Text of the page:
He was similarly focused on appearing cultured and publicizing his interest in the arts. As a result, his 1961 inauguration was the first one to include a recitation from a great American poet. Robert Frost, then in his late 80s, recited his famous poem, “The Gift Outright.”
“One president to focus on this year is Andrew Jackson. If I had to name a precedent for Donald Trump, I think it would be Andrew Jackson. Both of them were alpha males. They expressed their opinions pretty freely and both were real populists,” Balogh said.
Jackson took the oath of office on March 4, 1829 after a brutal race against John Quincy Adams, and his many supporters arrived to Washington in droves to see his inauguration.
While some accounts of the event are likely exaggerated, Jackson’s inauguration is widely considered to be one of the most raucous in American history.
“Thousands of people came to Washington and these were not the usual elite, polite types. These were a good representation of the common folk. They flooded the White House during the then-traditional open house,” Balogh said. “Everyone definitely had a good time at the punch bowl and things got a little out of hand. I am not sure that the carpet ever recovered.”
Jackson had to slip out to escape the pressing crowd and the White House steward eventually lured visitors back outside by placing the punch on the lawn.
Roosevelt earns a spot on the list of memorable inaugurals as the only president ever to have four, and as a new president during an extremely tense power hand-off in 1933.
When he first took office, America’s banks were failing, the unemployment rate was skyrocketing and there was no love lost between him and his predecessor, Herbert Hoover.
“Hoover did attend Roosevelt’s inaugural and they did ride in an open air car together, but they sat there in stony silence and apparently didn’t say a word to each other the entire time,” Balogh said.
Notably, Roosevelt was also the first president to be inaugurated in January, when he took the oath of office in 1937 for his second term following the ratification of the 20th Amendment.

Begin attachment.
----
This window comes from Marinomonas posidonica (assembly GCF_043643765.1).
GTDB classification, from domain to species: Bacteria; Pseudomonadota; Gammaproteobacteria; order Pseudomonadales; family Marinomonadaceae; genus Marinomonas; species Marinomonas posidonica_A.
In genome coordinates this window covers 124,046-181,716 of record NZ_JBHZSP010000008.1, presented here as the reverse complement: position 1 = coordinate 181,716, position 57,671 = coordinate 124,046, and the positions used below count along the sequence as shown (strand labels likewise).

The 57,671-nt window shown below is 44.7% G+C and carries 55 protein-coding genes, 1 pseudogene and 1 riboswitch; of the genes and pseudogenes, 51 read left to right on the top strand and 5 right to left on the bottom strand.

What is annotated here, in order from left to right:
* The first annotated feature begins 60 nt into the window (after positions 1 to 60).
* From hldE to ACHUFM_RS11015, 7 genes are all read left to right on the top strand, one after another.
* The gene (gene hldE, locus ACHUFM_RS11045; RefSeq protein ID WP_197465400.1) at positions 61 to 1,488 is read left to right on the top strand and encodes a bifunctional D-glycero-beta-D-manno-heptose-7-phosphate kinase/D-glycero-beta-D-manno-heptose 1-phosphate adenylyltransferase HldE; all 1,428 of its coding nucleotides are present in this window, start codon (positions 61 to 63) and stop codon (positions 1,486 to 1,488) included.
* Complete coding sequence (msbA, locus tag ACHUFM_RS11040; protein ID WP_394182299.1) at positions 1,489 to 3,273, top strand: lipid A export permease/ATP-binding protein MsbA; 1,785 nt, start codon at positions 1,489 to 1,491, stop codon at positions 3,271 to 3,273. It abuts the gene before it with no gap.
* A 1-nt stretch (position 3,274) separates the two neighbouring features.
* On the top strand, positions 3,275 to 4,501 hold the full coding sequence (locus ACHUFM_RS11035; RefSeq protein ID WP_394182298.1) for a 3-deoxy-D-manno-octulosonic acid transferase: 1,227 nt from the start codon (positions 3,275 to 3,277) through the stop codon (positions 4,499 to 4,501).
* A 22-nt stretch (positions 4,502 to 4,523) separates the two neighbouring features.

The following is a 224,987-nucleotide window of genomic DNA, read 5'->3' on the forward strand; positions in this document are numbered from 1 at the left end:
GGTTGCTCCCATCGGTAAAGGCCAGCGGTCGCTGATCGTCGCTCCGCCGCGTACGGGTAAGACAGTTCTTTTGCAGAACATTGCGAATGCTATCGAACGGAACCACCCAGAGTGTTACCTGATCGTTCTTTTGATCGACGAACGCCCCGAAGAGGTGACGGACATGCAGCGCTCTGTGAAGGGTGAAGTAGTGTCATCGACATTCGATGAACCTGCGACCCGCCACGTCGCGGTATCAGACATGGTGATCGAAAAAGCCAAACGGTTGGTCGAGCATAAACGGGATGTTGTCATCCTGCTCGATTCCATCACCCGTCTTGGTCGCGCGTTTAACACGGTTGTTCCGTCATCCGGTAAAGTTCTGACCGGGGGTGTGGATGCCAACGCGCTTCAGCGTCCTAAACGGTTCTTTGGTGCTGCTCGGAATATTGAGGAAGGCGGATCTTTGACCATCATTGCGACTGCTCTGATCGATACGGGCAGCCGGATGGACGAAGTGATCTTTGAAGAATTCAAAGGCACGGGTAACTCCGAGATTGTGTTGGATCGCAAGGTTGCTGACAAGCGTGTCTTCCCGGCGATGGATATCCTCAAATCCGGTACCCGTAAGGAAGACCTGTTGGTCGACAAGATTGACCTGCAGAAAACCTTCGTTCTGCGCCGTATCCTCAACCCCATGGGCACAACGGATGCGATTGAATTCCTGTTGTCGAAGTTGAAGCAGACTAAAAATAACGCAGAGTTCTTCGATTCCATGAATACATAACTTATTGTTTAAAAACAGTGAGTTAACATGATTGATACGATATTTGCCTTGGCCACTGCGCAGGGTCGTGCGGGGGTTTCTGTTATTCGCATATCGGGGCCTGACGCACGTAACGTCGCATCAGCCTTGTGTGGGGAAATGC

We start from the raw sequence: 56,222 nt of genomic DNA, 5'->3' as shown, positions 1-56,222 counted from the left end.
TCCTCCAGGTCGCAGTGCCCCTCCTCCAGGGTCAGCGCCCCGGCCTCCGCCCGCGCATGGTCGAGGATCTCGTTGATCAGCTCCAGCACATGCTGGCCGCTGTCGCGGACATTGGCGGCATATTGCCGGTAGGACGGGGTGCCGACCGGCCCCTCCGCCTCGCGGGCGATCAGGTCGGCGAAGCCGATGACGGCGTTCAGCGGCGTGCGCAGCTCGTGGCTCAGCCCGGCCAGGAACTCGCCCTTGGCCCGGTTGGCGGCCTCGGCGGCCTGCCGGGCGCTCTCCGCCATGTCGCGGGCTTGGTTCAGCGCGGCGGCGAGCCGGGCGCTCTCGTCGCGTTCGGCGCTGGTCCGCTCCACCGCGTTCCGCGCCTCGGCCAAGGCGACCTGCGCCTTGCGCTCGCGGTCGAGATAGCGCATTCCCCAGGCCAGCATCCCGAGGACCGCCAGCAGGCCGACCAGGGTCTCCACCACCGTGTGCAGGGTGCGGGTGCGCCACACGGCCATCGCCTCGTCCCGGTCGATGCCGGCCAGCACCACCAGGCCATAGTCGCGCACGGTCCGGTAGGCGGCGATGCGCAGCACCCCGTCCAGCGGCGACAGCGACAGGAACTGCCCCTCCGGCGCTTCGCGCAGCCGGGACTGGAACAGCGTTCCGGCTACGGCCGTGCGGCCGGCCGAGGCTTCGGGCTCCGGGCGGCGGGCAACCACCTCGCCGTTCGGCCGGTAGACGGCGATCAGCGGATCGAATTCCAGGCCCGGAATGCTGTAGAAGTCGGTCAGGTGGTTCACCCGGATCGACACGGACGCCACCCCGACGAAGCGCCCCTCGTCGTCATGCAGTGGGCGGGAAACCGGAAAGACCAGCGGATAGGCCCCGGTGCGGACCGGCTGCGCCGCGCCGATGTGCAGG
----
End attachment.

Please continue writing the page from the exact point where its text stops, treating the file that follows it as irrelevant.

Although Jimmy Carter was taking office after Gerald Ford, he and his team were determined that he appear in stark contrast to Richard Nixon. The scandal of Watergate and the idea of Nixon’s “imperial presidency” were still resented around the country.
Nixon was very concerned with the pomp of the presidency. At his own inauguration, his team even went so far as to poison part of Washington’s pigeon population so they wouldn’t sully the parade route – a tactic that backfired when people had to wade through dead pigeons along the street.
Determined to look like a man of the people after the excesses of the Nixon years, Carter skipped the traditional car ride and was the first president to walk from the Capitol to the White House after his inauguration.
“He not only was truly a populist at heart, but his campaign of 1976 had been all about not being from Washington, but being a Georgian,” Perry said.
While his unadorned image was popular at first, Carter staffers later regretted decisions to do away with so much presidential ceremony. In particular, former White House communications director Gerald Rafshoon lamented the decision not to play “Hail to the Chief” in Carter’s early days.
Readers interested in reading more firsthand accounts of inaugurations and presidencies past can visit the Miller Center’s full Presidential Oral History archive.